For example, if we were to shoot an arrow at 250 feet per second at a target 60 yards away with absolutely no wind, it is of course acted upon by several other forces: gravity, air density, the aerodynamics of the arrow (smoothness of the shaft, angle and straightness of the feathers), etc.

    If we add a cross-wind to the situation (of, say 2 mph), the arrow will definitely be deflected from it's intended path (all other variables remaining the same). If that arrow was now shot at a velocity of 325 feet per second from the same position, at the same angle and elevation in respect to the target with the same 2 mph cross-wind, the arrow will surely miss its mark by a lesser amount.

    Now if we repeat this experiment by changing only the distance to the target, the result is the same: The faster the arrow, the closer to its intended path through a cross-wind. (But NOT by a proportional amount!)
  10. Jan 15, 2010 #9
    I thought that the OP asked for equations, which is why I tried to go just one degree of complication further than simply saying "greater velocity means less time spent in crosswind which means less cross deflection." But maybe you're right that the level of detail in the answer I sought wasn't in proportion with the question's requested level of detail. (previous sentence said in a friendly joking manner)
  11. Jan 15, 2010 #10
    Yes, the OP did ask for equations, I simply stated that he could use vectors, leaving the trigonometry to him.

    So, if we assume all other variables to remain the same, we can basically take them out of consideration.

    There are three types of cross-winds that can occur:
    1) directly perpendicular to the intended (aimed) flight of the projectile
    2) at an angle less than perpendicular to the intended flight of the projectile
    3) at an angle more than perpendicular to the intended flight of the projectile

    Using my arrow example, let's assume that the arrow is shot due North (90 degrees) at 250 feet per second (fps) and we'll take each of the three cross-wind situations into account.

    First, lets assume a 2 mph cross-wind that is blowing West to East (0 degrees). 2 mph converts to approximately 2.933 fps. So we have a resultant vector of magnitude (speed) = [tex]\sqrt{250^2 + 2.933^2} \approx 250.017 [/tex] fps. The angle of deflection can be found by:

    [tex]\tan^{-1}\left( \frac{2.933}{250} \right) \approx 0.672^\circ[/tex]

    Now, if we change the arrow speed to 325 fps, we get a resulting speed of [tex]\sqrt{325^2 + 2.933^2} \approx 325.013[/tex] fps and an angle of:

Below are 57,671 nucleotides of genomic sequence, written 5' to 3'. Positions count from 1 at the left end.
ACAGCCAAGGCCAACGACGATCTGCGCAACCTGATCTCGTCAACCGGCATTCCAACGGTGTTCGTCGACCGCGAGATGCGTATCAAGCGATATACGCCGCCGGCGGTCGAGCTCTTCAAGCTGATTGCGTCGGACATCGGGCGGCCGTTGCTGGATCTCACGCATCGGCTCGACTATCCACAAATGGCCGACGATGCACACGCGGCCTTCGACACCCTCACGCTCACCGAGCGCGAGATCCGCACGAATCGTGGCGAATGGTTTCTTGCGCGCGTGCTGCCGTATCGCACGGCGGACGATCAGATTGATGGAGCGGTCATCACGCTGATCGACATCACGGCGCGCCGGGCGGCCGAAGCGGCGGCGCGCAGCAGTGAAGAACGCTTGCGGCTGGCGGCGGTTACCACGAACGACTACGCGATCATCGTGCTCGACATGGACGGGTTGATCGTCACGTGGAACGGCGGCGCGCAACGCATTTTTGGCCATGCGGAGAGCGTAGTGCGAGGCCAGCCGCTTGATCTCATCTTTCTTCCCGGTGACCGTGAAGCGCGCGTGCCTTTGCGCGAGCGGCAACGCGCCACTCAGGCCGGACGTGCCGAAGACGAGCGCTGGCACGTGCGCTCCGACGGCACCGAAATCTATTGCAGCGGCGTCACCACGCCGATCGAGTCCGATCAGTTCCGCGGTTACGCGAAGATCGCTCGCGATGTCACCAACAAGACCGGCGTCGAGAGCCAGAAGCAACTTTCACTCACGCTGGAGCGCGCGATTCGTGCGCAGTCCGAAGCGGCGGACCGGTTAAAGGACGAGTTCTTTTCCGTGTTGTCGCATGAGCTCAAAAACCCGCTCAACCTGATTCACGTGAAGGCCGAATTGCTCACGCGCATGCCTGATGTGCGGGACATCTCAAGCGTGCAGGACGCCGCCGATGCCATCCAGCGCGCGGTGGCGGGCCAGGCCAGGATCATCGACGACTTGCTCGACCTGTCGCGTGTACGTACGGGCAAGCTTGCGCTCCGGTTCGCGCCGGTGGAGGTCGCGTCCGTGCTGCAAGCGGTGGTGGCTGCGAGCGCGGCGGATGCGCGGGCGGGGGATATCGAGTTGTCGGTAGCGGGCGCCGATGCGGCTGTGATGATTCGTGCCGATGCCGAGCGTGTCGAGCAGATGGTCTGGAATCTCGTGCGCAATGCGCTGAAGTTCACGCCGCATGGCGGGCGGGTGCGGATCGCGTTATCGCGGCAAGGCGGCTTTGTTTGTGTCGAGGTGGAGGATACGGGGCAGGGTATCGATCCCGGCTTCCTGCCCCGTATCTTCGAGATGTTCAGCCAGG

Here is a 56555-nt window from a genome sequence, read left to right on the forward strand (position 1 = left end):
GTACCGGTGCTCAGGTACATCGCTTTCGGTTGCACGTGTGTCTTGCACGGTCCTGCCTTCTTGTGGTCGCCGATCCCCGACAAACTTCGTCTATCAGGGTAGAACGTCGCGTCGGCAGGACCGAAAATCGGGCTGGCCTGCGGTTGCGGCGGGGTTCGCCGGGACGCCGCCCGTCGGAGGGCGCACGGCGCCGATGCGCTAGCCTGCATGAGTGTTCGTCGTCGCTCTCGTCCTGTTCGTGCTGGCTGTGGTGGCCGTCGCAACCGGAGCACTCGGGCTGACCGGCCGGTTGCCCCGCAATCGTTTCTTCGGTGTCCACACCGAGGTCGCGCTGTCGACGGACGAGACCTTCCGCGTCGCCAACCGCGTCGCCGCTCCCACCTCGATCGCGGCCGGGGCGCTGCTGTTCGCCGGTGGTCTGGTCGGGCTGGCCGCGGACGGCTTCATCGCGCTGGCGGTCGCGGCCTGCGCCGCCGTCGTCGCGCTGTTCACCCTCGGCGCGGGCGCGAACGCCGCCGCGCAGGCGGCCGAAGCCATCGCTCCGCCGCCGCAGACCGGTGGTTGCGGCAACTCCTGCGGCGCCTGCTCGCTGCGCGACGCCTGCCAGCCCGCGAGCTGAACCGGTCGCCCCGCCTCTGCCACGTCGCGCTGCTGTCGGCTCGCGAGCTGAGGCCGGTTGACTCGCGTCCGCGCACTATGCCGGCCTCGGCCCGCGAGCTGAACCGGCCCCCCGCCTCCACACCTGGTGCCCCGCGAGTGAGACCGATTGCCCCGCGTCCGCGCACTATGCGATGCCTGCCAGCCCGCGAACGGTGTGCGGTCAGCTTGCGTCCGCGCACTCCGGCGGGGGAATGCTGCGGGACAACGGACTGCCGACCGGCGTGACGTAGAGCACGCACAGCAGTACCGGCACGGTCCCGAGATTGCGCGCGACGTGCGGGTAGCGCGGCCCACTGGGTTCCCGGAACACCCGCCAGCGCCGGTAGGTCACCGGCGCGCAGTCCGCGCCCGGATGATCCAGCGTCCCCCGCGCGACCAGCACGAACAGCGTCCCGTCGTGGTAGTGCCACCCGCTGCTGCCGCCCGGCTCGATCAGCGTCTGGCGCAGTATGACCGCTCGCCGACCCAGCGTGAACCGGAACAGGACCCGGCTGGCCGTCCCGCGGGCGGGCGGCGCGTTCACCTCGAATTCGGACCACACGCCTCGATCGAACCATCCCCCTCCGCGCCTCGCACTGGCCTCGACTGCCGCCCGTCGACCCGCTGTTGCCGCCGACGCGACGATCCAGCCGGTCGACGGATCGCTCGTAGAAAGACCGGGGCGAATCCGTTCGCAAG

[tex]\tan^{-1}\left( \frac{2.933}{325} \right) \approx 0.517^\circ[/tex]
    which is less deflection.

    Now, let's do the same thing with a SW to NE wind (45 degrees):
    At 250 fps (without showing all of the math), we have a resulting speed of approx. 252.083 fps and a deflection angle of about 0.471 degrees.
    Increasing the arrow speed to 325 fps, we have a resulting speed of approx. 327.081 fps and a deflection angle of about 0.363 degrees.
    Again, the increased speed lessened the deflection angle caused by the cross-wind.

    Lastly, let's use a NW to SE wind (315 degrees):
    At 250 fps: 247.934 fps @ 0.479 degrees
    At 325 fps: 322.932 fps @ 0.368 degrees

    So you can see that in each case, the angle of deflection is lessened by simply increasing the velocity of the projectile. Of course these values are not completely accurate since other forces do act upon the flight of the arrow. But those other forces act upon the arrow equally at a fixed distance, so it isn't necessary to use the complicated math required to calculate the deflection angles simply to prove the point of the question.
  12. Jan 18, 2010 #11
    In this calculation, it seems the resultant plane direction (61.39°) is incorrect by 180°. True? Suggestions?

    Square roots are poorly represented by: (1/2)

    P (plane): Bearing 241° (traveling southwest) @ 683 f/s; W (wind): traveling south @ 14 f/s (10 mph)

    [683 f/s cos(241°), 683 f/s sin(241°)] = -331, -597
    [-14 cos(90°), -14 sin(90°)] = 0, 10

    -331 + 0 = -331
    -597 + -14 = -611

    ||P + W|| = 331² + 611² = 465, 970(1/2) = 694 f/s

    tan −1(611/331) = 61.55°

    This calculation "seems" correct but may also suffer from a similar error.

    P (plane): Bearing 52° (traveling northeast) @ 799 f/s; W (wind): traveling south) @ 14 f/s (10 mph)

    [799 f/s cos(52°), 799 f/s sin(52°)] = 491, 629
    [-14 cos(90°), -14 sin(90°)] = 0, -10

    491 + 0 = 491
    629 + -14 = 615

    ||P + W|| = 491² + 615² = 624,242(1/2) = 786 f/s

    tan −1(615/491) = 51.39°
    Last edited: Jan 19, 2010